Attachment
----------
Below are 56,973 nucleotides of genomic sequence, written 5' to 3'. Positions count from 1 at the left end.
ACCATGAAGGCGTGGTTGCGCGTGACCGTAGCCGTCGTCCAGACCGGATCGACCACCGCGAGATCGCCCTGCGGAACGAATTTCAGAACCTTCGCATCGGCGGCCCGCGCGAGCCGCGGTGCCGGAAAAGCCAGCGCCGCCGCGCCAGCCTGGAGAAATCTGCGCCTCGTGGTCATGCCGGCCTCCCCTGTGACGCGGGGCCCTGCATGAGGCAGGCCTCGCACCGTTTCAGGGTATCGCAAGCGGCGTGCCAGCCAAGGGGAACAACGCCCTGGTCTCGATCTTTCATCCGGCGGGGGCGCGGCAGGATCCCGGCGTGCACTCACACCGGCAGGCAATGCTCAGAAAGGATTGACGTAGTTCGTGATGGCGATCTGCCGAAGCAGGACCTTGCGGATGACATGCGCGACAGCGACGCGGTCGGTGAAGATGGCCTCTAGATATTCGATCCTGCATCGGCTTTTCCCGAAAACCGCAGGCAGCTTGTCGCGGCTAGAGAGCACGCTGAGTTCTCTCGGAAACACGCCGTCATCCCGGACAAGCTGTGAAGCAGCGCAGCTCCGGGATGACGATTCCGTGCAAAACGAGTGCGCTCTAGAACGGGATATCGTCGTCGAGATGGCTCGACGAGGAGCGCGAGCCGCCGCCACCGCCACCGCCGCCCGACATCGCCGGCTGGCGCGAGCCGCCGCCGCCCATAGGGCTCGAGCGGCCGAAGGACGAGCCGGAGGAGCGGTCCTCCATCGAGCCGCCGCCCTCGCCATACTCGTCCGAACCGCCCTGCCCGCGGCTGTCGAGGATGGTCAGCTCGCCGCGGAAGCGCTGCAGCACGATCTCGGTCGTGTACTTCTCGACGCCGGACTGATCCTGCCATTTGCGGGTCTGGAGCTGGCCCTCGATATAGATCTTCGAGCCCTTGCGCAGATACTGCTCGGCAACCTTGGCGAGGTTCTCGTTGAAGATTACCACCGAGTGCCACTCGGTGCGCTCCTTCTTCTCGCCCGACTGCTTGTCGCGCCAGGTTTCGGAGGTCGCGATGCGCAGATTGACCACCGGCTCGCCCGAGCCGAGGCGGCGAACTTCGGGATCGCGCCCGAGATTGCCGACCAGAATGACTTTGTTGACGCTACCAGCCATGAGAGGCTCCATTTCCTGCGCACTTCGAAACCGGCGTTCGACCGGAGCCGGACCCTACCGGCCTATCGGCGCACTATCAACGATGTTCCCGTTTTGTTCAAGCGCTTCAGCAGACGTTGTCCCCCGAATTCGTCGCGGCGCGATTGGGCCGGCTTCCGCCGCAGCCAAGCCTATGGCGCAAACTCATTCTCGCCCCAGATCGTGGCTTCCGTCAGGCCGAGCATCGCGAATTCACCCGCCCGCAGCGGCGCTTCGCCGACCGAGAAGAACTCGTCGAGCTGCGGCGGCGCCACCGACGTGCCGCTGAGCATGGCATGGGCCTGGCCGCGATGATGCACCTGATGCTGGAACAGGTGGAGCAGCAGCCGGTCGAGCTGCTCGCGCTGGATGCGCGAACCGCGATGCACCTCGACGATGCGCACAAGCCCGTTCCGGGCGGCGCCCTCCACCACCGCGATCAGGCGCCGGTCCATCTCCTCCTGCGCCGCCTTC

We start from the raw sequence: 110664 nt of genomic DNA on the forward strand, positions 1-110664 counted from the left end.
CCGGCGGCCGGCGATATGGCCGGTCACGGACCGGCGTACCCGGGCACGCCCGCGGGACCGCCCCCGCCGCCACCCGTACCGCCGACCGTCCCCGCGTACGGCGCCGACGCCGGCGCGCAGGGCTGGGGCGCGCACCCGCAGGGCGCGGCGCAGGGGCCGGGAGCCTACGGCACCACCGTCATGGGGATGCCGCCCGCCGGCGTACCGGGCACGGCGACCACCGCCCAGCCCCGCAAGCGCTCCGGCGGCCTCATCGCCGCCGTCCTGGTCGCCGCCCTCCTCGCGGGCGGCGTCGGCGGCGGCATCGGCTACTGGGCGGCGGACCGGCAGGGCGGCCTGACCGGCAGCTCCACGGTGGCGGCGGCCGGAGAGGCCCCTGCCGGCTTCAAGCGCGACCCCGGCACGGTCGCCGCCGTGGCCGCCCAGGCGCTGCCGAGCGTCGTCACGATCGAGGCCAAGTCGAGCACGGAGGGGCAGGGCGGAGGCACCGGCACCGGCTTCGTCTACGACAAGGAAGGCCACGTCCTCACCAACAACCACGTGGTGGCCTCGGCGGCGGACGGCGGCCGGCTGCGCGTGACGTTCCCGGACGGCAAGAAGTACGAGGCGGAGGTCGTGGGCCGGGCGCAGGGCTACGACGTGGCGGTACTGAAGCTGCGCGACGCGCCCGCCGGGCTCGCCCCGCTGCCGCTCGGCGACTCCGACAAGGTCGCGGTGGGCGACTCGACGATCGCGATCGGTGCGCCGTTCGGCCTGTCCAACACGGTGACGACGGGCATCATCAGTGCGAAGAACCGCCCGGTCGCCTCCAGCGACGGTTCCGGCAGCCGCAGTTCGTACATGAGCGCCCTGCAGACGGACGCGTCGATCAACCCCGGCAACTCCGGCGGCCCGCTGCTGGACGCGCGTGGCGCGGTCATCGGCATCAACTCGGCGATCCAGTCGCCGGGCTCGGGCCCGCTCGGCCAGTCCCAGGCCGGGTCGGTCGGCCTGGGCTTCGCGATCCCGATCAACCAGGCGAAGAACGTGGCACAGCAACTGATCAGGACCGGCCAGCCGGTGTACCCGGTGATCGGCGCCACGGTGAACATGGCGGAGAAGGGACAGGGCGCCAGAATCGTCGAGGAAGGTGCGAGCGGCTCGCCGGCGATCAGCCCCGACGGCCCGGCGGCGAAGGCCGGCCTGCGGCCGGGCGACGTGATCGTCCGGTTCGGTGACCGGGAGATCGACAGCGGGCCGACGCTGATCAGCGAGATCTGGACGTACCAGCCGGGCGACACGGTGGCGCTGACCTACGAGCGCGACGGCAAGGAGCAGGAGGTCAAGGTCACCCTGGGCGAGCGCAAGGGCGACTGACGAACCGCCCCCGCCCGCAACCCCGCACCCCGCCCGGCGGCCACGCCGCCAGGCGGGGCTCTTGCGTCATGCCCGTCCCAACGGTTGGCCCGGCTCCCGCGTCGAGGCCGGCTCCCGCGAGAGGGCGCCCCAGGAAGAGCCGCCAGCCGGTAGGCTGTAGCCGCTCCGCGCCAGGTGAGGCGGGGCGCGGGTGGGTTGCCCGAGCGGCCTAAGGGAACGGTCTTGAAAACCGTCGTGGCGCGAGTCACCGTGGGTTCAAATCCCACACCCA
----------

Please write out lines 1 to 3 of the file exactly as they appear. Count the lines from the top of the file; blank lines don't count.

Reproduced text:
Below are 56,973 nucleotides of genomic sequence, written 5' to 3'. Positions count from 1 at the left end.
ACCATGAAGGCGTGGTTGCGCGTGACCGTAGCCGTCGTCCAGACCGGATCGACCACCGCGAGATCGCCCTGCGGAACGAATTTCAGAACCTTCGCATCGGCGGCCCGCGCGAGCCGCGGTGCCGGAAAAGCCAGCGCCGCCGCGCCAGCCTGGAGAAATCTGCGCCTCGTGGTCATGCCGGCCTCCCCTGTGACGCGGGGCCCTGCATGAGGCAGGCCTCGCACCGTTTCAGGGTATCGCAAGCGGCGTGCCAGCCAAGGGGAACAACGCCCTGGTCTCGATCTTTCATCCGGCGGGGGCGCGGCAGGATCCCGGCGTGCACTCACACCGGCAGGCAATGCTCAGAAAGGATTGACGTAGTTCGTGATGGCGATCTGCCGAAGCAGGACCTTGCGGATGACATGCGCGACAGCGACGCGGTCGGTGAAGATGGCCTCTAGATATTCGATCCTGCATCGGCTTTTCCCGAAAACCGCAGGCAGCTTGTCGCGGCTAGAGAGCACGCTGAGTTCTCTCGGAAACACGCCGTCATCCCGGACAAGCTGTGAAGCAGCGCAGCTCCGGGATGACGATTCCGTGCAAAACGAGTGCGCTCTAGAACGGGATATCGTCGTCGAGATGGCTCGACGAGGAGCGCGAGCCGCCGCCACCGCCACCGCCGCCCGACATCGCCGGCTGGCGCGAGCCGCCGCCGCCCATAGGGCTCGAGCGGCCGAAGGACGAGCCGGAGGAGCGGTCCTCCATCGAGCCGCCGCCCTCGCCATACTCGTCCGAACCGCCCTGCCCGCGGCTGTCGAGGATGGTCAGCTCGCCGCGGAAGCGCTGCAGCACGATCTCGGTCGTGTACTTCTCGACGCCGGACTGATCCTGCCATTTGCGGGTCTGGAGCTGGCCCTCGATATAGATCTTCGAGCCCTTGCGCAGATACTGCTCGGCAACCTTGGCGAGGTTCTCGTTGAAGATTACCACCGAGTGCCACTCGGTGCGCTCCTTCTTCTCGCCCGACTGCTTGTCGCGCCAGGTTTCGGAGGTCGCGATGCGCAGATTGACCACCGGCTCGCCCGAGCCGAGGCGGCGAACTTCGGGATCGCGCCCGAGATTGCCGACCAGAATGACTTTGTTGACGCTACCAGCCATGAGAGGCTCCATTTCCTGCGCACTTCGAAACCGGCGTTCGACCGGAGCCGGACCCTACCGGCCTATCGGCGCACTATCAACGATGTTCCCGTTTTGTTCAAGCGCTTCAGCAGACGTTGTCCCCCGAATTCGTCGCGGCGCGATTGGGCCGGCTTCCGCCGCAGCCAAGCCTATGGCGCAAACTCATTCTCGCCCCAGATCGTGGCTTCCGTCAGGCCGAGCATCGCGAATTCACCCGCCCGCAGCGGCGCTTCGCCGACCGAGAAGAACTCGTCGAGCTGCGGCGGCGCCACCGACGTGCCGCTGAGCATGGCATGGGCCTGGCCGCGATGATGCACCTGATGCTGGAACAGGTGGAGCAGCAGCCGGTCGAGCTGCTCGCGCTGGATGCGCGAACCGCGATGCACCTCGACGATGCGCACAAGCCCGTTCCGGGCGGCGCCCTCCACCACCGCGATCAGGCGCCGGTCCATCTCCTCCTGCGCCGCCTTC

We start from the raw sequence: 110664 nt of genomic DNA on the forward strand, positions 1-110664 counted from the left end.